New article: Predictive modelling of fire occurrences from different fire spread patterns in Mediterranean landscapes
In a new work published recently in International Journal of Wildland Fire, we present a modelling exercise for predicting different fire spread patterns in Catalonia, NE Spain.
We introduce mathematically a novel classification of fires according to dominant fire spread pattern, an approach considered in operational fire-fighting, to help understand regional-scale spatial variability in fire regimes. Dominant fire spread patterns are usually linked to specific synoptic weather conditions, topography, or vegetation patterns, determining fire behavior and thus fire suppression opportunities. More deeply, we studied whether climate, topography and fuel variables allowed the prediction of occurrences from different fire spread patterns in Catalonia, NE Spain.
We used MaxEnt to model fire occurrences of wind-driven, topography-driven and convective fires for two different time periods (1989-1999 and 2000-2012). A cross-validation between the two decades modelled was conducted, and results were consistent in all types of fire. The variation partitioning analysis showed how convective fires were more related to forest fuel factors, while wind-driven fires were mostly predicted by unmanageable factors, as topography and wind. Topography-driven fires occurred over a broader range of environments where stronger fire spread determinants such as fuel loads or strong winds were not greatly inducing the occurrence of the other fire spread patterns.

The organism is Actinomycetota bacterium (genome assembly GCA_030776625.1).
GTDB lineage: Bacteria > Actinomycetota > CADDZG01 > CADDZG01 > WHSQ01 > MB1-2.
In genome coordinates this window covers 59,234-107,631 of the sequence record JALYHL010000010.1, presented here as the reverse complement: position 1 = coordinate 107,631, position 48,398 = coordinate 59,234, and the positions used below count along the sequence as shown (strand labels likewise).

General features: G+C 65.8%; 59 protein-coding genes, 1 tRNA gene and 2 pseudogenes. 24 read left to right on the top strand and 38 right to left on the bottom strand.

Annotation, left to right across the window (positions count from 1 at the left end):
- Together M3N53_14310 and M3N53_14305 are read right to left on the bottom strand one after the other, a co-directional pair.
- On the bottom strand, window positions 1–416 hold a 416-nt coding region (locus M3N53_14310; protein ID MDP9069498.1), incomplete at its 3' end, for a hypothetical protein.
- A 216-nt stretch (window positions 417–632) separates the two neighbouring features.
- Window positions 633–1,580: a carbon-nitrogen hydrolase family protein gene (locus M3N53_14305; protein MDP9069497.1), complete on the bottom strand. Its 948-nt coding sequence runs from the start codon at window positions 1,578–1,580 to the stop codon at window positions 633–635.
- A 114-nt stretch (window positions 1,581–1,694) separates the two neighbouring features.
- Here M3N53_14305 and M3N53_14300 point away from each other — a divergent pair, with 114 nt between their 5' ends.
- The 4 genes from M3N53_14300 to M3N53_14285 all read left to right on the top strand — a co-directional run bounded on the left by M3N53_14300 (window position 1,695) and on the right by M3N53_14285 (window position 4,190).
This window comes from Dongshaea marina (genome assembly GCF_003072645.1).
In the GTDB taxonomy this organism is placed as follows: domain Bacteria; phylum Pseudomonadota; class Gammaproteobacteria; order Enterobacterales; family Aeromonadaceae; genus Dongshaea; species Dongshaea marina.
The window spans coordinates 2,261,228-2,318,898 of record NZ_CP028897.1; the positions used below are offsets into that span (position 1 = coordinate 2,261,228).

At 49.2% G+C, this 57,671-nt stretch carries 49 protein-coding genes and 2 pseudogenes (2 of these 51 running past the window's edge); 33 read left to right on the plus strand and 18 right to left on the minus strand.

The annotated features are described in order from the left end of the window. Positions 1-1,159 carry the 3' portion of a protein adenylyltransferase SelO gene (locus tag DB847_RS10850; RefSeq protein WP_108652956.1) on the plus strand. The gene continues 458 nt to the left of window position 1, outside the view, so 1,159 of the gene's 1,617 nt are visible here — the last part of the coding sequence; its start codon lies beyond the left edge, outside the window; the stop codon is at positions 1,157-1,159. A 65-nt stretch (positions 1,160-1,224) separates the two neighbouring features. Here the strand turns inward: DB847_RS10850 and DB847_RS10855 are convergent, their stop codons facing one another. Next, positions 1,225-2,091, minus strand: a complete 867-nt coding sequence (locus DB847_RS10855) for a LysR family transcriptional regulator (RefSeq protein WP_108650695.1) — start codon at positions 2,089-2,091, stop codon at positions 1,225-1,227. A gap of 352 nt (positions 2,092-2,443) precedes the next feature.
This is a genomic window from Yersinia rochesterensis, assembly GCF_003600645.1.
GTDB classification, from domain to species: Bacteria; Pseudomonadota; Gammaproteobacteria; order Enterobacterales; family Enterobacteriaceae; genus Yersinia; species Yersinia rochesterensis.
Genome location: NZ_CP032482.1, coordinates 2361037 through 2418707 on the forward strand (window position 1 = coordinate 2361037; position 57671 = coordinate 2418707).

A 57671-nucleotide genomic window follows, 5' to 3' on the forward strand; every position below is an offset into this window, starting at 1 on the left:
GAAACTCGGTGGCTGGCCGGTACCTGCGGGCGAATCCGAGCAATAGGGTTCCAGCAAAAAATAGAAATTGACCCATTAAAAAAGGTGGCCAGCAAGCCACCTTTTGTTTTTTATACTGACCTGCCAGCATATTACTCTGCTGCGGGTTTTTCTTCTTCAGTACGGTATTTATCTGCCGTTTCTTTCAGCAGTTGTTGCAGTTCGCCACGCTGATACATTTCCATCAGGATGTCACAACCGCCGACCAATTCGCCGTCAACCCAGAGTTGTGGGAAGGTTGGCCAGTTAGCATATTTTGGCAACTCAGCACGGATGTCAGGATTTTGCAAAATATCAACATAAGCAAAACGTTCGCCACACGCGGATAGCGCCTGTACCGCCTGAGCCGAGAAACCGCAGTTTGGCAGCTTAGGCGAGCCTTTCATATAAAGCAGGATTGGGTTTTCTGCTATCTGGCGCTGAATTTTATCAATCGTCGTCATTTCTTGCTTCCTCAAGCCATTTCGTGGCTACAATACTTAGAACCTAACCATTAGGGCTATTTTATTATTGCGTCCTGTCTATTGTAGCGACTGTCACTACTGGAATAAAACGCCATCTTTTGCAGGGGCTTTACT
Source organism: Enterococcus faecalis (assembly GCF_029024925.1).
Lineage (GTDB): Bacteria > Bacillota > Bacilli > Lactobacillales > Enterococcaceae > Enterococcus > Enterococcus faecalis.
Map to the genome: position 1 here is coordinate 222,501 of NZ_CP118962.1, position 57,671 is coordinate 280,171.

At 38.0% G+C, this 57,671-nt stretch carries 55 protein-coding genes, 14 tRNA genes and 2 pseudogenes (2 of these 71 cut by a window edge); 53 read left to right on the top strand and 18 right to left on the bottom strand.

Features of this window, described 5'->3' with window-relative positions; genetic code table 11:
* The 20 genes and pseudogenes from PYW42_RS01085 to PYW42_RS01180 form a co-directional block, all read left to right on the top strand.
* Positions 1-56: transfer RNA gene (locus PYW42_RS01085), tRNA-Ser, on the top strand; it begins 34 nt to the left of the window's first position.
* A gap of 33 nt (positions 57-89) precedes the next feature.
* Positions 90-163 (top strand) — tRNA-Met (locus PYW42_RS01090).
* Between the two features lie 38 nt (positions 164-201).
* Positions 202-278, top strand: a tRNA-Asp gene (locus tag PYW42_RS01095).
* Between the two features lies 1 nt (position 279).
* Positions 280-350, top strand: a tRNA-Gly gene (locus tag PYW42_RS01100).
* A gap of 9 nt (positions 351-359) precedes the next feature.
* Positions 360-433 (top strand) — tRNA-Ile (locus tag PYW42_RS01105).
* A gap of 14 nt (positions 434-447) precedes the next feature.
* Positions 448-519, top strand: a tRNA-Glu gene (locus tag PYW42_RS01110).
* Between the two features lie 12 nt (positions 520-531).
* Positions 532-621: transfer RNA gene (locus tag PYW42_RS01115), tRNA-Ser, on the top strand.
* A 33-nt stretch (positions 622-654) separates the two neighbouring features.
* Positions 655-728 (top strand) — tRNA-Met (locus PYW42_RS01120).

The results presented offer new insights about potential approaches allowing the assessment of environmental change impacts on different types of fire spread patterns. Changes in land-use vegetation cover or changes in forest structure are just an example of the type of events that can differentially determine the occurrence of different kinds of spread patterns. Under a global change context where the future of fire regimes still being uncertain, these findings may have a strong impact on investigations into how fire regimes may be projected into the future under forecast global change as they suggest that future environmental changes may affect different fire spread patterns in an idiosyncratic manner.
Duane, A., Piqué, M., Castellnou, M., & Brotons, L. (2015). Predictive modelling of fire occurrences from different fire spread patterns in Mediterranean landscapes. International Journal of Wildland Fire, 24(3), 407-418.